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  2. Peter says:

    The money generated by D-I Football and Basketball is also used to subsidize all the other NCAA sports, including all the D-II and D-III championships which don’t generate enough revenue to fund themselves.

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    • Jonathan says:

      So close. D-1A football money does not go to the NCAA. It is used, to some extent, to fund Olympic sports. But it’s naive to think that the University of Texas requires $600M+ to run an athletic program. Last time I checked, coaches don’t need more money than university presidents and professors. Or do ADs need huge salaries because its so vital to the mission of the program?

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      • Seminymous Coward says:

        If you want to compare about cost-benefit ratios, university presidents are probably not the best example. Coaches, at the very least, bring in more than they’re paid.

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      • Enter your name... says:

        The “benefit” in the “cost-benefit ratio” for an educational institution is supposed to be how much educational benefit is received by society, not how much revenue is generated.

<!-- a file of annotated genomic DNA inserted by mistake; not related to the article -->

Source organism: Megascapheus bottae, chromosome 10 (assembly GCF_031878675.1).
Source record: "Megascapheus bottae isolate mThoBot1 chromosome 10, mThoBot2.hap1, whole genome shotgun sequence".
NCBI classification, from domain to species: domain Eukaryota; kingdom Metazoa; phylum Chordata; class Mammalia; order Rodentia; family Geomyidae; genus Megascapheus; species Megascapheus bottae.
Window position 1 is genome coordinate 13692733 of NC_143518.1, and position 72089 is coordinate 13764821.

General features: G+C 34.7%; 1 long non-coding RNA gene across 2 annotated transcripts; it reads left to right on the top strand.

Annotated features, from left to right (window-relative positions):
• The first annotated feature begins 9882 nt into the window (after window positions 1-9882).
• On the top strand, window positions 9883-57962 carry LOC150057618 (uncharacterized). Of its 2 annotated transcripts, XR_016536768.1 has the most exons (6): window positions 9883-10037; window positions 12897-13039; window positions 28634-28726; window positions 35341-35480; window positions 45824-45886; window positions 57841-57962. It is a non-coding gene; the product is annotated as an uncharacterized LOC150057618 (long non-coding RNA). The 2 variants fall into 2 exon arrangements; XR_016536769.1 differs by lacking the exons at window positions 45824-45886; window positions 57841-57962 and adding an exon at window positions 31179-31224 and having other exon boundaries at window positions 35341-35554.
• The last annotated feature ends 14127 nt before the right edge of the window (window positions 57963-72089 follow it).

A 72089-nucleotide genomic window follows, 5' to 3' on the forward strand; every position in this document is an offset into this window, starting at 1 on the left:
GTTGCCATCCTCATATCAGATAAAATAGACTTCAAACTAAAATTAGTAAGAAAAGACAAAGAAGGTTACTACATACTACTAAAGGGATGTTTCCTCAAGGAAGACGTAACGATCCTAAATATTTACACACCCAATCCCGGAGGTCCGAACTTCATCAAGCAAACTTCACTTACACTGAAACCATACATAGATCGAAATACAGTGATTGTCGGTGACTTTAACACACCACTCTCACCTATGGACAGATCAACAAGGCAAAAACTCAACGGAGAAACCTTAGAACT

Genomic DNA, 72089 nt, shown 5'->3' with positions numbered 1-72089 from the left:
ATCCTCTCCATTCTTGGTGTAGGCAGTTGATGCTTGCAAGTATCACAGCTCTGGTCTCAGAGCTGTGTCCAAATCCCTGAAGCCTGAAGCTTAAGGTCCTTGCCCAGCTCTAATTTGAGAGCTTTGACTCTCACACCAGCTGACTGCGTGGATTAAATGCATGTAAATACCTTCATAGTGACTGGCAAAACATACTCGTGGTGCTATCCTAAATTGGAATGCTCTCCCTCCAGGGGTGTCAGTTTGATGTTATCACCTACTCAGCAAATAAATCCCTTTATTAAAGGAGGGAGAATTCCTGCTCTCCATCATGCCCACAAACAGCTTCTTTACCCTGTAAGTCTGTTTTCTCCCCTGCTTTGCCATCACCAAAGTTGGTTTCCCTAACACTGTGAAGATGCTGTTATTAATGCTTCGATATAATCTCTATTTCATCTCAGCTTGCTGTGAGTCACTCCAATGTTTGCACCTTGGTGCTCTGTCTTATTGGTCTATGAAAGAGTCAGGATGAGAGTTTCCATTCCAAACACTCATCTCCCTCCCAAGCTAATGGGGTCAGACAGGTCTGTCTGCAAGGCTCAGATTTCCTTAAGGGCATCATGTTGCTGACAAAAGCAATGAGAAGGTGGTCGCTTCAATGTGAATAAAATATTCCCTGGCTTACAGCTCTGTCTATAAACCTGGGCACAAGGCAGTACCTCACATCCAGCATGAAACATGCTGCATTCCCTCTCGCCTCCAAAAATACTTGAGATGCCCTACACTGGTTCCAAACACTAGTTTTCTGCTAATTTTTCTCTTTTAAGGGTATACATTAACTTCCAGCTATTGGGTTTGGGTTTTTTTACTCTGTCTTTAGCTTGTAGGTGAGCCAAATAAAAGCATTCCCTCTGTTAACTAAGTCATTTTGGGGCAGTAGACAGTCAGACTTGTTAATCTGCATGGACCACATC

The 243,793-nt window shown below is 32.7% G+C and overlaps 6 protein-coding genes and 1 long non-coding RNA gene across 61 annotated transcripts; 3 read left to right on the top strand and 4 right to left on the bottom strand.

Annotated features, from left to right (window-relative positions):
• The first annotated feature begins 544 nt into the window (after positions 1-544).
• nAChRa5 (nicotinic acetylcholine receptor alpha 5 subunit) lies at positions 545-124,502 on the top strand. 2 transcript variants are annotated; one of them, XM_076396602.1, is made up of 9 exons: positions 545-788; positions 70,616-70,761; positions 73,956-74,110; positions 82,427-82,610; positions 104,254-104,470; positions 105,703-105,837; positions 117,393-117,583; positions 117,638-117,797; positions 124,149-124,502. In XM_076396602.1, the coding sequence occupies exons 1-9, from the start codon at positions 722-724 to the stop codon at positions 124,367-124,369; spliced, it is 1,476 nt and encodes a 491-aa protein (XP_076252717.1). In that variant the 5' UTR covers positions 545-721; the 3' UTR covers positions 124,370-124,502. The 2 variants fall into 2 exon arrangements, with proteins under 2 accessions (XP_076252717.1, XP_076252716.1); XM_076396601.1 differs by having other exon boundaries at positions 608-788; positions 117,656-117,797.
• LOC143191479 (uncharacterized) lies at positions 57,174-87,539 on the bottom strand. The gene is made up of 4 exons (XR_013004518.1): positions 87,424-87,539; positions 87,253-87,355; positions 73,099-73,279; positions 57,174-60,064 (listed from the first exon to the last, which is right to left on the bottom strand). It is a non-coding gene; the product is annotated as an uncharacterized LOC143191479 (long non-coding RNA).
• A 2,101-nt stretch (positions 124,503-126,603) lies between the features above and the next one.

On average, first-grade teachers probably win the competition.

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      • Jonathan says:

        Unable to reply inline for whatever reason, Seminymous Coward.

        A major research university president is worth more than the salary paid in most cases. While they may not perform in the lab, they direct the research goals and aims. Presidents and chancellors are the ones acquiring the lab space and supporting grant and funding initiatives. A great president can increase research dollars by a few hundred million while increasing economic impact by a few billion.

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      • Seminymous Coward says:

        To be clear, I do think that university presidents are highly paid and contribute little to educating the students. Here’s the first “osu organization chart” that comes up in Google: http://oregonstate.edu/admin/aa/ir/sites/default/files/orgchart-university-oct-2012.pdf . I think most of the people in that chart and its equivalent at other schools are deadweight overhead. (Compare the other charts at http://oregonstate.edu/admin/aa/ir/org-charts to see that even the administrators aren’t sure who does what under whom.)

        Football coaches may not contribute to academics, but at least they generally don’t divert money from better uses, since almost all generate more money than they’re paid.

        Jonathan:
        I’m not sure in what way you think professors need their research goals directed by a university-wide official. Furthermore, “supporting…funding” is not exactly a concrete work product. I’d be extremely interested in a specific example, though. Perhaps I’m undervaluing some kind of major behind-the-scenes impact.

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      • Jonathan says:

        I thought by using “directing goals” it would seem to imply that I meant that the president was saying what to research and how. Not my aim there.

        I was using my university as an example. Before the previous president arrived NIH funding was decent but not top 10. After her 10 year term the university expanded its impact on the local and stare economy to over $4B annually.